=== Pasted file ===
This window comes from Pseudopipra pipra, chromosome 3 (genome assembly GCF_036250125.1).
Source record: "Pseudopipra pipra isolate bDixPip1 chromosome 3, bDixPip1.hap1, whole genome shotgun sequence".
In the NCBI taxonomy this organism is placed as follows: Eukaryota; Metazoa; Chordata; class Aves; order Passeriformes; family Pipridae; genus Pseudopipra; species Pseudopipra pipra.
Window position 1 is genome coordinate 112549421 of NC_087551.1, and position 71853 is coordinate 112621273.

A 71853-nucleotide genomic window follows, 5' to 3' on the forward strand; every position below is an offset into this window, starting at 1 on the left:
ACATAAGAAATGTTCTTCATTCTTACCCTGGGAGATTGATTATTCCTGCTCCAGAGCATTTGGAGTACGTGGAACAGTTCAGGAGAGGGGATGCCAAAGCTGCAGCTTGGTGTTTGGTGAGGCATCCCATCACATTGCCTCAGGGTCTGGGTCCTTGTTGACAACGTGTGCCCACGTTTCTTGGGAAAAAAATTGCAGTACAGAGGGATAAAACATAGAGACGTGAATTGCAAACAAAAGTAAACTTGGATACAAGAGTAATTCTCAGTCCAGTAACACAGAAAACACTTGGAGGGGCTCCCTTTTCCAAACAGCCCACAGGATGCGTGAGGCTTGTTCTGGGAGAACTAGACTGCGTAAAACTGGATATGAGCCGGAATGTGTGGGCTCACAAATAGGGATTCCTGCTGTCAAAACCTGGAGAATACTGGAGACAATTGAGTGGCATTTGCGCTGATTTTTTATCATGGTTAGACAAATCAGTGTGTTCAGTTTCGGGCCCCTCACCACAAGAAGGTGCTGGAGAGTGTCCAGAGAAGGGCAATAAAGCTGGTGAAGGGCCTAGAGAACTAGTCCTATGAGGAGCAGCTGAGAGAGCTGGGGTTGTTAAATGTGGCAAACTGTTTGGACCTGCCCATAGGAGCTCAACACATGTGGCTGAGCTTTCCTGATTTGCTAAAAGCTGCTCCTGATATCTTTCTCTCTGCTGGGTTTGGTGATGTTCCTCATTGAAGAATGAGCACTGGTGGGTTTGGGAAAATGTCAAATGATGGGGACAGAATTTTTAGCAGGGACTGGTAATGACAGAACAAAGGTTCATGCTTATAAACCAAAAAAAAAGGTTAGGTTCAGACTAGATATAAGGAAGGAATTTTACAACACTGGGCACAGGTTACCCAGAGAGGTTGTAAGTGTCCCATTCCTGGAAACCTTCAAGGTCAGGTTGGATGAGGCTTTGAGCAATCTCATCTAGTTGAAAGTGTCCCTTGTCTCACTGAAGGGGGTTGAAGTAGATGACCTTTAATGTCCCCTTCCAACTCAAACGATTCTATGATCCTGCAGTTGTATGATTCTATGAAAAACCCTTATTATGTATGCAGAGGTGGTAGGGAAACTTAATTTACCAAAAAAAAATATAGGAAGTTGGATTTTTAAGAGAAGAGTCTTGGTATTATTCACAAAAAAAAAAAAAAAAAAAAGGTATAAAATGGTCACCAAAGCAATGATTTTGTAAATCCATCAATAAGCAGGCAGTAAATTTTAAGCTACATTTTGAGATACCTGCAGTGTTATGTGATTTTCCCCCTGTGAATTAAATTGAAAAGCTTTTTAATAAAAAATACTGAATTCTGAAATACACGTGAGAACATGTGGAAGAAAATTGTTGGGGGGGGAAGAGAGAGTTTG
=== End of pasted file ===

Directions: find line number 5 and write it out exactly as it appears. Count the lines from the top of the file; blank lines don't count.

A 71853-nucleotide genomic window follows, 5' to 3' on the forward strand; every position below is an offset into this window, starting at 1 on the left: